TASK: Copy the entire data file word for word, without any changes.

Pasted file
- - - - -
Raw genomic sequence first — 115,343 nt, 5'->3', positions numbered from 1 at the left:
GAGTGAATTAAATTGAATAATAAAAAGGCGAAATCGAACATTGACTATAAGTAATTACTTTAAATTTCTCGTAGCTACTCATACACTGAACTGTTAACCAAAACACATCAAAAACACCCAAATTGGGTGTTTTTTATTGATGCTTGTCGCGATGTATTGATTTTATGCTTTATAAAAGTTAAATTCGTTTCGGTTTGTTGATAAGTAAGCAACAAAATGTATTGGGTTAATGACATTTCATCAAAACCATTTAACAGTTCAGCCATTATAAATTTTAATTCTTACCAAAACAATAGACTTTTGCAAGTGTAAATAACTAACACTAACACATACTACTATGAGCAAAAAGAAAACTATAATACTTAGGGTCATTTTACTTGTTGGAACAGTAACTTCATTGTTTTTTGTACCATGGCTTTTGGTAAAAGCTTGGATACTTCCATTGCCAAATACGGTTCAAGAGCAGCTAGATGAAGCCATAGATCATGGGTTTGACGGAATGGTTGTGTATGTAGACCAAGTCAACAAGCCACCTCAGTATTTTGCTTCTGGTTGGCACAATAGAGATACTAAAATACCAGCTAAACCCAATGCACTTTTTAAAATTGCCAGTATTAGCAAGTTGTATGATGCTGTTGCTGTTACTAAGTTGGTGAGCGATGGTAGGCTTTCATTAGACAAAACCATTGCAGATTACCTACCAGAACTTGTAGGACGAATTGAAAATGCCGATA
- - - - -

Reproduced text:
Raw genomic sequence first — 115,343 nt, 5'->3', positions numbered from 1 at the left:
GAGTGAATTAAATTGAATAATAAAAAGGCGAAATCGAACATTGACTATAAGTAATTACTTTAAATTTCTCGTAGCTACTCATACACTGAACTGTTAACCAAAACACATCAAAAACACCCAAATTGGGTGTTTTTTATTGATGCTTGTCGCGATGTATTGATTTTATGCTTTATAAAAGTTAAATTCGTTTCGGTTTGTTGATAAGTAAGCAACAAAATGTATTGGGTTAATGACATTTCATCAAAACCATTTAACAGTTCAGCCATTATAAATTTTAATTCTTACCAAAACAATAGACTTTTGCAAGTGTAAATAACTAACACTAACACATACTACTATGAGCAAAAAGAAAACTATAATACTTAGGGTCATTTTACTTGTTGGAACAGTAACTTCATTGTTTTTTGTACCATGGCTTTTGGTAAAAGCTTGGATACTTCCATTGCCAAATACGGTTCAAGAGCAGCTAGATGAAGCCATAGATCATGGGTTTGACGGAATGGTTGTGTATGTAGACCAAGTCAACAAGCCACCTCAGTATTTTGCTTCTGGTTGGCACAATAGAGATACTAAAATACCAGCTAAACCCAATGCACTTTTTAAAATTGCCAGTATTAGCAAGTTGTATGATGCTGTTGCTGTTACTAAGTTGGTGAGCGATGGTAGGCTTTCATTAGACAAAACCATTGCAGATTACCTACCAGAACTTGTAGGACGAATTGAAAATGCCGATA